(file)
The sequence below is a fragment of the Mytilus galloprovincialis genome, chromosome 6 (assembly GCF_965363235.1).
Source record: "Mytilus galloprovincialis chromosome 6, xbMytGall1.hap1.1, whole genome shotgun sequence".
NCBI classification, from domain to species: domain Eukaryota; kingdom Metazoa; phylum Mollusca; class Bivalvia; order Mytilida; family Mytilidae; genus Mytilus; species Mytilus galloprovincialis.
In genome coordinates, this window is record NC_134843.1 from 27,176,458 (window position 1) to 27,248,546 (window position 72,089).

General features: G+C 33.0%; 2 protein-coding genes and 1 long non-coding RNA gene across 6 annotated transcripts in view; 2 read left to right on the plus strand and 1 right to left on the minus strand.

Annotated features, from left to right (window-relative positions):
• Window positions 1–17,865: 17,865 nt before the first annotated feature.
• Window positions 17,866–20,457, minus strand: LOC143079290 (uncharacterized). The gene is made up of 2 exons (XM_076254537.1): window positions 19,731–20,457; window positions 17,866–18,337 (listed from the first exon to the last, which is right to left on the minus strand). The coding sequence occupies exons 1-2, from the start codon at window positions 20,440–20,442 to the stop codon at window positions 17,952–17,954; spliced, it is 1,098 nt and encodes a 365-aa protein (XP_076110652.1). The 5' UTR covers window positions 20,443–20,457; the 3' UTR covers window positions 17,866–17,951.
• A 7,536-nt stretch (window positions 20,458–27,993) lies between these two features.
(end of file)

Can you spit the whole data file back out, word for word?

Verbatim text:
The sequence below is a fragment of the Mytilus galloprovincialis genome, chromosome 6 (assembly GCF_965363235.1).
Source record: "Mytilus galloprovincialis chromosome 6, xbMytGall1.hap1.1, whole genome shotgun sequence".
NCBI classification, from domain to species: domain Eukaryota; kingdom Metazoa; phylum Mollusca; class Bivalvia; order Mytilida; family Mytilidae; genus Mytilus; species Mytilus galloprovincialis.
In genome coordinates, this window is record NC_134843.1 from 27,176,458 (window position 1) to 27,248,546 (window position 72,089).

General features: G+C 33.0%; 2 protein-coding genes and 1 long non-coding RNA gene across 6 annotated transcripts in view; 2 read left to right on the plus strand and 1 right to left on the minus strand.

Annotated features, from left to right (window-relative positions):
• Window positions 1–17,865: 17,865 nt before the first annotated feature.
• Window positions 17,866–20,457, minus strand: LOC143079290 (uncharacterized). The gene is made up of 2 exons (XM_076254537.1): window positions 19,731–20,457; window positions 17,866–18,337 (listed from the first exon to the last, which is right to left on the minus strand). The coding sequence occupies exons 1-2, from the start codon at window positions 20,440–20,442 to the stop codon at window positions 17,952–17,954; spliced, it is 1,098 nt and encodes a 365-aa protein (XP_076110652.1). The 5' UTR covers window positions 20,443–20,457; the 3' UTR covers window positions 17,866–17,951.
• A 7,536-nt stretch (window positions 20,458–27,993) lies between these two features.